He didn't know. It had just been like his mind had crashed on him. He shook his head, sitting upright experimentally, braced to fall. He felt kind of sick, and dizzy, but it faded. The worst of it was over; he was fine now. Whatever had happened before was gone. He concluded it was probably just the results of a concussion or something. Well, sitting was getting boring. Gage got to his feet.
Too quickly--he nearly fell against the railing. Daggers seemed to slice into his head, dismissing the pain in his ribs and legs as a mere ache. Silver fireworks exploded in the blackness of his closed eyes, threatening to take him again. His hands clenched around his head, willing the pain to stop. Paris' scared voice was a meaningless drone. Finally, the pain lessened. Gage stood upright, staring into Paris' wide emerald eyes. "I'm fine," he said.
She was silent. Looking down three floors to the bottom, she said solemnly, "You need to see a doctor."
"No, I don't." Gage leaned against the wall, not entirely sure of his legs. "Look, I'm really fine. This kind of thing isn't new."
Again, Paris gave him a hard examination. She seemed to take his word for it, because she finally nodded, leaning over the railing and breathing the wet air in deeply. Gage still hadn't gotten used to the humidity here, even after living more than half his life in this city. He was from Nevada originally, where the air was hot almost all of the time, and so dry it sucked the moisture out of a person's body.
He had loved it there, loved the red mountains and the blazing sunsets, fiery red and orange, sinking into a molten maroon as the sun went deeper and deeper down; but being only a teenager, he hadn't been able to do anything when his father apologetically announced that he had been laid off. Again. Gage had followed, just like always. He took a breath of the air with displeasure, feeling, like he often did, like he was breathing dirty water from a mop bucket. Upright, he leaned against the wall, watching Paris. So maybe he didn't completely disagree with Paris' suggestion. He hated being under someone's care. Always, he'd done things for himself, and being so vulnerable was becoming increasingly annoying. Maybe he should listen to her; listen to someone, for once.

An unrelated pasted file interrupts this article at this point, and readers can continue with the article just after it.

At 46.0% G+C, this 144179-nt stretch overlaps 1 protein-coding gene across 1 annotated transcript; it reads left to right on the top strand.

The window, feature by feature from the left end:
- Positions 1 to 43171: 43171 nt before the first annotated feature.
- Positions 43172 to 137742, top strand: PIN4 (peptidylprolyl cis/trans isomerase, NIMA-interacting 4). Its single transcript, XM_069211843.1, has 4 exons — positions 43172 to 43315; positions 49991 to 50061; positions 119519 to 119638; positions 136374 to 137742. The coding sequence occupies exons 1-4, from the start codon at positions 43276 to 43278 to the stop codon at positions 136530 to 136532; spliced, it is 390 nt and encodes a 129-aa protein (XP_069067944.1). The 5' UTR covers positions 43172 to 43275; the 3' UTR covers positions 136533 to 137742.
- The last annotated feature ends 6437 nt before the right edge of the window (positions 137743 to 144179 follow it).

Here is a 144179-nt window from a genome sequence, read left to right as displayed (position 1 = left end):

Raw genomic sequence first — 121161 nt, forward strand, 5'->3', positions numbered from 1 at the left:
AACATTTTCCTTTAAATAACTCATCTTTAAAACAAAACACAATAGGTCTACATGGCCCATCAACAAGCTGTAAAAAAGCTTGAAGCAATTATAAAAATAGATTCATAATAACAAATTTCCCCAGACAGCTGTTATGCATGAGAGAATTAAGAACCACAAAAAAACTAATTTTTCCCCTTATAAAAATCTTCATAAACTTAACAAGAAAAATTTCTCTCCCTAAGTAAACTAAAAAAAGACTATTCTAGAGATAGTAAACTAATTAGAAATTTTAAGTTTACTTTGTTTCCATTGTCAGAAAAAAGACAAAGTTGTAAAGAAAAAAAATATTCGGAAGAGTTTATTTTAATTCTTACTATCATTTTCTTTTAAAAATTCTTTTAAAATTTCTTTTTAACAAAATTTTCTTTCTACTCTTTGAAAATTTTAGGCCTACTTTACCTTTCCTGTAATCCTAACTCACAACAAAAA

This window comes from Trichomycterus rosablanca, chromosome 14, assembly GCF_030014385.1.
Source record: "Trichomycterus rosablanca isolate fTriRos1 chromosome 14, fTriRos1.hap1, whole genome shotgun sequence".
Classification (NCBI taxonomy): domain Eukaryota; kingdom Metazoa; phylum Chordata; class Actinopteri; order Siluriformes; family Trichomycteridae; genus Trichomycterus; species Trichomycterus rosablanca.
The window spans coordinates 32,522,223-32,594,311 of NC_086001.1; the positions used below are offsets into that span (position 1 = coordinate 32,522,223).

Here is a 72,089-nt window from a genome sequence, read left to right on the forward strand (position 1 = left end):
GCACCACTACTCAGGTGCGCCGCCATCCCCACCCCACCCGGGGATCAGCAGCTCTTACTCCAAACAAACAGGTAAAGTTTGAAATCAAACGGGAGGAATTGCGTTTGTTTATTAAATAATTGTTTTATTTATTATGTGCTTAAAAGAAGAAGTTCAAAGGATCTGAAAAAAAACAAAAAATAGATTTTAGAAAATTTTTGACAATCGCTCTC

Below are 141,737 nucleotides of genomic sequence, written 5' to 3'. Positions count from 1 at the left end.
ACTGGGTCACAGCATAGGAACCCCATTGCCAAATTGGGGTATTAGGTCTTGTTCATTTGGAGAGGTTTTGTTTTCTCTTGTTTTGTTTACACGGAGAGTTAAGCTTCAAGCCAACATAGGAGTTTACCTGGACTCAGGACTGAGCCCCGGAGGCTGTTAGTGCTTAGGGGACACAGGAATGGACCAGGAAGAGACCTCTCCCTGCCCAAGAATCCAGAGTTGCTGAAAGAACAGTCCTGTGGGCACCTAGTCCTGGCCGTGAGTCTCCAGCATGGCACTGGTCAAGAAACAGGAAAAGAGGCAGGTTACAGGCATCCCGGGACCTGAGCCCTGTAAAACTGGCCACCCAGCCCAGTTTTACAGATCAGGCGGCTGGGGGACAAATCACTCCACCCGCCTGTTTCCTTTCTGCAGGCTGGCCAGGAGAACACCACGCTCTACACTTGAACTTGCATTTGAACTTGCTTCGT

And he'd been rude. Paris had seemed genuinely worried, and he'd dismissed her. Gage knew he should apologize. Of course, he wasn't too great at that, either. "Hey, Paris," he began.
She didn't reply. She was staring down at the parking lot, a perplexed look on her face. Her hands gripped the rusty bannister, the skin stretched tight over her knuckles.
Gage stepped forward, but saw nothing. A car had pulled in, a dirty blue station wagon that had probably seen better days a few decades ago, but there wasn't anything to alarm him. "What's wrong?"
"That's..." Paris looked closer, as if trying to confirm her suspicions. She nodded, and looked more confused. "That is my car."
"Oh, crap," Gage muttered. "We need to go." While Paris was looking at him questioningly, the door opened, and Gage saw a familiar form emerge. Though he couldn't see the face very well from the fourth floor, he recognized the confident stride. The man was dressed differently, and was walking stiffly, but Gage knew it was the man who had tried to kill him--would have killed him, if Paris hadn't helped.